Please note that I don't update this web site anymore. You can visit my new personal blog at www.williamwilling.com.
Writing A Basic Game Engine
Thursday, July 21, 2005
Rejoice! An article about programming! :-)
I have no idea at what skill level you are when it comes to game programming. I'm going to assume you know your way around C++, so that I can focus entirely on the topic at hand. If I'm going to fast for you, just leave a comment and I'll explain as best I can. And if this stuff bores you: a future article will be of more interest to you, so just fast forward in time. Or go do something else for now.
Just about every game follows the same basic structure. First, you read the player's input: keys pressed, movement of the mouse, stuff like that. Depending on what the input actually is, you send instructions to the game world. Second, you update the game world. This ensures that things that don't rely on user input get simulated as well: enemies, landslides, time of day. And finally, the scene is rendered to the screen, so the player can actually see what's happening.
It would be a dull affair if the game would end here. It'd be short, too. So, we need to repeat these steps again and again. And that is why this is called the game loop.
Before the game start, we usually need to run some initialization code, setting up libraries that we use and getting the game world in the proper state. When it's all done, we shut everything down proper. And that's how a game works, basically.
Creating an engine
While the above (pseudo) code is fine, we can make it a bit nicer by putting it all into the game engine. The game engine is a fairly simple creature; you only need to be able to start it and, in time, to stop it. (Pausing the game engine is a topic for another day.) After you start the game engine, it enters the game loop and drives your game from there.
First, let's start our engine. I prefer to keep my
main() function simple. All it has to do is start the game engine and catch any unhandled exceptions so we can display an error message or write something to the log.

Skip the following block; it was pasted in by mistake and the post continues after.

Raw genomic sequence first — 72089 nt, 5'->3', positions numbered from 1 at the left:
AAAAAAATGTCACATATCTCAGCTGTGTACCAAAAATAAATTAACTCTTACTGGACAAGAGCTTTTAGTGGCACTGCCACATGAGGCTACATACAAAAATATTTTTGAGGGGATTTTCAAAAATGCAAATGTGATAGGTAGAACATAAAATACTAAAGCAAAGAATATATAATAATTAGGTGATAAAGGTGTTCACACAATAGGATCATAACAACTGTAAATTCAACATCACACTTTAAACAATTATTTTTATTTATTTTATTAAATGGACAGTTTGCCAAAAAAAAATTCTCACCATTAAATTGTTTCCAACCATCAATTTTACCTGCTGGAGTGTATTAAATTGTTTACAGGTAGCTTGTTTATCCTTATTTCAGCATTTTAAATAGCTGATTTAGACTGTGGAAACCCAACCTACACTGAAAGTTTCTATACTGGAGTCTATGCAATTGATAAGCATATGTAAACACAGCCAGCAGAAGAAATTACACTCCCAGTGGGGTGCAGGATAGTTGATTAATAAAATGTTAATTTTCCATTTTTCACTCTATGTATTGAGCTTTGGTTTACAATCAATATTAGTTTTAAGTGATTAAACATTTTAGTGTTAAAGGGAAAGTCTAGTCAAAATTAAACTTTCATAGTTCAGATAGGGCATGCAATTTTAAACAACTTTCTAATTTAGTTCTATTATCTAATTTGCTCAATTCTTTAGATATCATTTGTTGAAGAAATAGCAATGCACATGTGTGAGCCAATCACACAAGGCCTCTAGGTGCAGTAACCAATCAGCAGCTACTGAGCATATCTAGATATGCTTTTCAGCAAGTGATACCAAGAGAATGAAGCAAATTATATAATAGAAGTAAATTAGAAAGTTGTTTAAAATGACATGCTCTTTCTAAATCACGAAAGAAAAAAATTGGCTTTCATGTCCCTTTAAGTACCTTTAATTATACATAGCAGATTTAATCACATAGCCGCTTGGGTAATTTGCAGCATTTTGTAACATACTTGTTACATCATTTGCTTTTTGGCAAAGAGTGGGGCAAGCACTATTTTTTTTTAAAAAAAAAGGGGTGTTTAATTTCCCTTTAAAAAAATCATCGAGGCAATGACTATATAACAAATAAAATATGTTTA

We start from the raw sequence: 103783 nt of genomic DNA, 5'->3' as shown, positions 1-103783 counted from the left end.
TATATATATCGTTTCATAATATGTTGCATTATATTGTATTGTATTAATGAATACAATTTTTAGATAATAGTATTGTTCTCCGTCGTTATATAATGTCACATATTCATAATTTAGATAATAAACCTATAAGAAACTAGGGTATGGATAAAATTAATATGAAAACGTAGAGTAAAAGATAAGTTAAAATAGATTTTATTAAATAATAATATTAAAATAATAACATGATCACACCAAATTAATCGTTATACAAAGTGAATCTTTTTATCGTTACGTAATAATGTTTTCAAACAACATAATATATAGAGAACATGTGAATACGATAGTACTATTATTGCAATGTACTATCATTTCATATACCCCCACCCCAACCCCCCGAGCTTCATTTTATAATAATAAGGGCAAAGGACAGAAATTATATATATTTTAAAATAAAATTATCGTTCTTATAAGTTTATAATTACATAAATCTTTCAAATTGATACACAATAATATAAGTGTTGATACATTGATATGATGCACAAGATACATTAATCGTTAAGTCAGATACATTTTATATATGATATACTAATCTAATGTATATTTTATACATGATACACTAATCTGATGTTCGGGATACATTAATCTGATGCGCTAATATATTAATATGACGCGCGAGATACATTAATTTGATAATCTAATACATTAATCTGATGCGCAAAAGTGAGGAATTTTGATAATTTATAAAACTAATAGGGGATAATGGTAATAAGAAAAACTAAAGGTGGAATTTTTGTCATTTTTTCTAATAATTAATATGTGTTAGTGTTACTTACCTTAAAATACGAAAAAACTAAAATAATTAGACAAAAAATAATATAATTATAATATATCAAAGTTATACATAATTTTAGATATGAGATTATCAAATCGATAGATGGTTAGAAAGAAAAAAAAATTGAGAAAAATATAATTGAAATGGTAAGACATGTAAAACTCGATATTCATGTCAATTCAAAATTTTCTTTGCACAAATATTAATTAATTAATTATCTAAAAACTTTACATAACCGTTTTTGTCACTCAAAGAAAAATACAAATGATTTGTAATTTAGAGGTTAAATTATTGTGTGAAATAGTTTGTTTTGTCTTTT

catch (std::exception& e)
std::err << e.what();
Note the call to the static member function
Start(). Although there is only one place where you start the game engine, there are usually quite a few places from where you want to stop the game engine. That means that you need easy access to it. Passing around an
engine reference can become quite cumbersome. A singleton is an option, but I like the above syntax better and we don't need lazy instantiation.
// this is what it looks like using a static member function
// using a singleton is slightly more contrived
You can implement the
GameEngine class entirely with static members. It's not necessary, however. As long as you make your public members static, you can implement all private members as instance members. The code below shows how to implement this. As far as I know, there is no real difference between the two options (especially since we don't need inheritance).
static GameEngine engine;
static void Start();
You have already seen the code for the game loop, so the implementation of
Run() won't be much of surprise. The only addition is the
isRunning variable. The code at the beginning of the article had the game loop running indefinitely. Obviously, we want to be able to stop our game at some point. A boolean is all it takes.
isRunning = true;
Stopping the game engine is easy: just set
false. Since we should be able to stop the game engine from outside the
Stop() needs to be public and static.
engine.isRunning = false;
Initialization and shut down
This will go fast, so pay attention. Use the constructor for initialization code and the destructor for shut down code. There.
The game loop still contains calls to functions that don't exist yet. Normally, you'll want to implement these functions in another class than
GameEngine and that means they are outside the scope of this article. Next time, Gadget, next time.
Back to blog index
Great post! I can't wait for the next one.
I have seen that using a Singleton like I have can just make the game engine's functions harder to use. I have since tried to implement the game engine as a regular class, but found it awkward to pass a pointer to the engine in different methods. Your method looks fairly clean and easy to use so I'll likely adopt it myself.
When you say that Process(), Update(), and Render() are implemented in another class, do you mean that GameEngine has these functions and they simply pass through to another set of classes to do the real work, or that those functions shouldn't actually be part of GameEngine in the first place?
Thursday, July 21, 2005 6:33 PM
Joost Ronkes Agerbeek says:
Those functions shouldn't be part of GameEngine. Instead, they should go in the class that holds your game state. My next article (which I'll probably post tomorrow) talks about the implementation of these three functions. A discussion on game states will have to what for yet another article, though.
By the way, thanks for mentioning me on your blog. :-)
Thursday, July 21, 2005 9:14 PM
Hey, what are blogs for? B-)
Thursday, July 21, 2005 11:08 PM
Jon Trainer says:
Thanks for this great post. I look forward to the rest of the series.
It's interesting to note that your GameEngine class and methods look very similar to a WorkFlow / Business Rules engine I'm working on in C# and .NET for a client of mine.
Friday, July 22, 2005 2:28 PM
Tell me what you think
Since I'm not updating this site anymore, I disabled comments. You can visit me at my new site: www.williamwilling.com.